Buying Unfinished Furniture

By Karl

One of the most obvious benefits of buying unfinished furniture is the avoidance of much of the nasty prep work. No stripping or scraping is required; you can jump right in to the fun, creative part. Both custom unfinished furniture and more affordably mass-produced items are available.

There are other reasons to buy unfinished furniture as well:

  • Better quality. Unfinished furniture is real wood, not composite. Because there is no dye, stain, or paint masking the wood, you can see if there are any blemishes or defects that might weaken the piece.
  • Easily match you existing décor. If you’ve already refinished an item and want to match it, it’s unlikely that you’ll be able to do so by choosing pre-finished furniture at the store. Unfinished furniture allows you to mix and match stains for the perfect result.
  • Unfinished furniture almost always costs less than pre-finished furniture of similar quality. And, buying furniture unfinished allows a custom look without the expense of having a piece custom-made from scratch. Choose the style, the wood, and the finish yourself; with so many options available, you’re likely to end up with a one of a kind product.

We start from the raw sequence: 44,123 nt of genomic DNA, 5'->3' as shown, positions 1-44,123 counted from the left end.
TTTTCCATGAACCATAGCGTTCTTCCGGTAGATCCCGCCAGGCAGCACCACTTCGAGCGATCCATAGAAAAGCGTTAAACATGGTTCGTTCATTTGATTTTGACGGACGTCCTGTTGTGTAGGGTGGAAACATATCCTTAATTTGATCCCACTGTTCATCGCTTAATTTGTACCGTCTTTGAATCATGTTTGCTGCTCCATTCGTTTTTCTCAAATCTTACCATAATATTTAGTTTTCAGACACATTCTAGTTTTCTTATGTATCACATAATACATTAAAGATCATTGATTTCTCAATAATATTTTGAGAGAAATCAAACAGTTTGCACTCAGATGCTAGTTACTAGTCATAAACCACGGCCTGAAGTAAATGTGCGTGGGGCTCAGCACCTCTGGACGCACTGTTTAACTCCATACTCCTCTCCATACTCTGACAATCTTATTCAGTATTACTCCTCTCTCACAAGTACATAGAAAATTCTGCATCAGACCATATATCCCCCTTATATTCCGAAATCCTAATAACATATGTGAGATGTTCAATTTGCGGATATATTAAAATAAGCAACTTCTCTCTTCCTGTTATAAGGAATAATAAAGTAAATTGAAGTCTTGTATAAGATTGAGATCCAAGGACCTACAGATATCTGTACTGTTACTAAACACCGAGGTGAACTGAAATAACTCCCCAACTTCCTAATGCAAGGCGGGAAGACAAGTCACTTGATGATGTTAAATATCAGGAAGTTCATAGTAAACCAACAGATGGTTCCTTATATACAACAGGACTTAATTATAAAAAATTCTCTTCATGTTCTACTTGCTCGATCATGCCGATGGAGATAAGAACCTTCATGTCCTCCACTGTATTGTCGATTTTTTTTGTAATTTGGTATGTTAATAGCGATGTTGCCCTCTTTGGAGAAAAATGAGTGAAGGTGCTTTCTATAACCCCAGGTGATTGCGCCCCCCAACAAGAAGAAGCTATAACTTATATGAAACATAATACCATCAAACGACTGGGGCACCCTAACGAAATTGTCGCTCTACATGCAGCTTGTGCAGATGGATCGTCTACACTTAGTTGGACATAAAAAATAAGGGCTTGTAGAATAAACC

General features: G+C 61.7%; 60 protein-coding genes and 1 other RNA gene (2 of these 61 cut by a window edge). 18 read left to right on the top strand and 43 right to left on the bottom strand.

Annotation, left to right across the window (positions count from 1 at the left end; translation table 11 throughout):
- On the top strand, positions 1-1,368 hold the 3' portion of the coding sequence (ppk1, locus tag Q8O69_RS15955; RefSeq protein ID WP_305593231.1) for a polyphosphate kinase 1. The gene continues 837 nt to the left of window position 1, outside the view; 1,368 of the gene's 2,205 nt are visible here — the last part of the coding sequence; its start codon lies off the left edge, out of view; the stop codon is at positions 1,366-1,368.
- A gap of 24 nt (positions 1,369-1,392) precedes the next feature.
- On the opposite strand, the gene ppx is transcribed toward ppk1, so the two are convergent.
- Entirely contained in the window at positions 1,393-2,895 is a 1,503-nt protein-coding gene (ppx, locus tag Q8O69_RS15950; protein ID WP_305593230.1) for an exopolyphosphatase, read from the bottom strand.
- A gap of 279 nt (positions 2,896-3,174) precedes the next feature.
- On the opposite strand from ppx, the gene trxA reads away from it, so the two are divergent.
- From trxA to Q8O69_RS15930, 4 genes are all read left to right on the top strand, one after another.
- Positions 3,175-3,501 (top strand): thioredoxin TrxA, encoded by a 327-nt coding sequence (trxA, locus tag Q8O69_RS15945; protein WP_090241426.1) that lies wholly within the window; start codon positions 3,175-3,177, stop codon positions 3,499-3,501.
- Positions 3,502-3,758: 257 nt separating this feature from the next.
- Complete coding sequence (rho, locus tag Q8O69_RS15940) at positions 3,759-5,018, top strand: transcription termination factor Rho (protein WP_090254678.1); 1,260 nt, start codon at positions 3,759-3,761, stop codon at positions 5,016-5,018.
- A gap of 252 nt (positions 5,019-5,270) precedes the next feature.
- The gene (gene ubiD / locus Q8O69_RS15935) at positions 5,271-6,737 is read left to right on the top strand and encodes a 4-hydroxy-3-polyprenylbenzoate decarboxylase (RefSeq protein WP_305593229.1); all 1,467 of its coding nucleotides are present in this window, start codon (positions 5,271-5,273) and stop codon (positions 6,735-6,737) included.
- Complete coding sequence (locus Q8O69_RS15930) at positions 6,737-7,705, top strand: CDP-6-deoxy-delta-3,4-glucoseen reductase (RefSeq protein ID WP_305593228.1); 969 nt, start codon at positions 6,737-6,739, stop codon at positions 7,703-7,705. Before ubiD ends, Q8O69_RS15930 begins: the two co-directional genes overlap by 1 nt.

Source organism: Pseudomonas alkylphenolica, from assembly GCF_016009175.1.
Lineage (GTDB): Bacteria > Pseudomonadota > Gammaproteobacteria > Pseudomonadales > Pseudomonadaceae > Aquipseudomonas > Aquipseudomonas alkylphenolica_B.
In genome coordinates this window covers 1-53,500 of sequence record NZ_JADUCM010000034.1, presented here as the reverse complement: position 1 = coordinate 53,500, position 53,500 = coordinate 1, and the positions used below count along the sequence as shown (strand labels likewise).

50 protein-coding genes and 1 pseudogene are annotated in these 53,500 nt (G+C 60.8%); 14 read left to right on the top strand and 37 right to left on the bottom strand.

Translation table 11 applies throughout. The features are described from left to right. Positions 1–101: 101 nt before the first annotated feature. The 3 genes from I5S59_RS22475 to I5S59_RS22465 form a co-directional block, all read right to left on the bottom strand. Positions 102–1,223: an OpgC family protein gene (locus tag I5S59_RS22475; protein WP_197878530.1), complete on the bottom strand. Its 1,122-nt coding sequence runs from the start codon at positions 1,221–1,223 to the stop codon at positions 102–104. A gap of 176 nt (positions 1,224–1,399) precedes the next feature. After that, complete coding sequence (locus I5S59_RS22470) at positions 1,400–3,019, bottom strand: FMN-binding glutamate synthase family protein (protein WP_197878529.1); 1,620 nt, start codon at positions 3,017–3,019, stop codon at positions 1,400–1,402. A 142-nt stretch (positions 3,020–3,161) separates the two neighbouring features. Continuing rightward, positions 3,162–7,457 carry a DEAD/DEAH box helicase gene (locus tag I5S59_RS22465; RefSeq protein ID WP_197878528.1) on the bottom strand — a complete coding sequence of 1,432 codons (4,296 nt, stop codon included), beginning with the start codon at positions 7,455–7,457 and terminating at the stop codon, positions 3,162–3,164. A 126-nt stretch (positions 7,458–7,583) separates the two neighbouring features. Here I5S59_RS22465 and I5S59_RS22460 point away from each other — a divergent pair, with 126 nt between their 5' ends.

• Attention to detail. If you finish a piece yourself, you know the finish will be done right. Items finished assembly-line style rarely look as good as hand-finished pieces.
  • Pride of ownership. There’s something incredibly satisfying about pointing out a chair and saying, “I did that myself.”

Where to Find Unfinished Furniture Stores

Unfinished furniture outlets can be found all over the country. Quality and price depend, in part, on your location. Check your yellow pages for listings, or visit the Unfinished Furniture Association’s website.

Craft fairs and farmers markets rent space to individuals and groups. You may be able to find a local craftsman or an Amish or Mennonite group selling their wares. If your taste runs to the unusual or rustic, these types of venues might be your best bet!

Sometimes traditional furniture stores are able to order pieces unfinished. It never hurts to ask, especially if you fall in love with the style of a piece but hate its color.

Mail Order/Internet

If your community doesn’t have an unfinished furniture store, you can browse catalogs or search online. Try to choose a company within a couple hundred miles, if possible, to keep shipping costs down. Or, look for one of the many companies that offer free shipping.

Unfinished furniture stores frequently place classified ads in the back of woodworking, craft, and home decorating magazines; you can usually order a catalog by calling an 800 number.

Online, search for “unfinished furniture + your city”, “unfinished furniture+ your state” or simply “buy unfinished furniture online”.

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